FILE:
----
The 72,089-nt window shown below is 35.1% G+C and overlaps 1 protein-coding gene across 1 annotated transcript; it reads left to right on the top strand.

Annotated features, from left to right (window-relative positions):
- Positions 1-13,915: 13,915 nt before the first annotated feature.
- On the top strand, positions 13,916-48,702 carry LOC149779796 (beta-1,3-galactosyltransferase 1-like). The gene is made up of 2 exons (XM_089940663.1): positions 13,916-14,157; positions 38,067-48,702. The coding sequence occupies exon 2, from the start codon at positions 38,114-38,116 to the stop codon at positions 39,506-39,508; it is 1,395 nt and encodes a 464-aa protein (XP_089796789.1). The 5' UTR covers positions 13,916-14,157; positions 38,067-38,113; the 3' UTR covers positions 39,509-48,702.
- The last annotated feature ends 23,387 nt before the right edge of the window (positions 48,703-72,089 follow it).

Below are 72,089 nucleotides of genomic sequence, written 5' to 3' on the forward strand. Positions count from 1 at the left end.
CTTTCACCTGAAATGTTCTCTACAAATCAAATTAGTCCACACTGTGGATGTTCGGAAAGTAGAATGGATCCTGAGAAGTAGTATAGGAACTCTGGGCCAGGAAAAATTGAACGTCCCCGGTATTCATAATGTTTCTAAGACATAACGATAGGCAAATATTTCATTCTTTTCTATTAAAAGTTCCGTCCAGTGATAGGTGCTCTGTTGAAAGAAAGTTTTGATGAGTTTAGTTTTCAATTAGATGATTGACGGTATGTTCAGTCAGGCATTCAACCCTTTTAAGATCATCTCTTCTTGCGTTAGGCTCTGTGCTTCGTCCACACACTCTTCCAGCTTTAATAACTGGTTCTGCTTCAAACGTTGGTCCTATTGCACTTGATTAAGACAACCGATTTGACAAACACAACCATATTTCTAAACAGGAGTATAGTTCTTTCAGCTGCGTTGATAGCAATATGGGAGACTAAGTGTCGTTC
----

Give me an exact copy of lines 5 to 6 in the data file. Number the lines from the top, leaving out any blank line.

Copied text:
- The last annotated feature ends 23,387 nt before the right edge of the window (positions 48,703-72,089 follow it).

Below are 72,089 nucleotides of genomic sequence, written 5' to 3' on the forward strand. Positions count from 1 at the left end.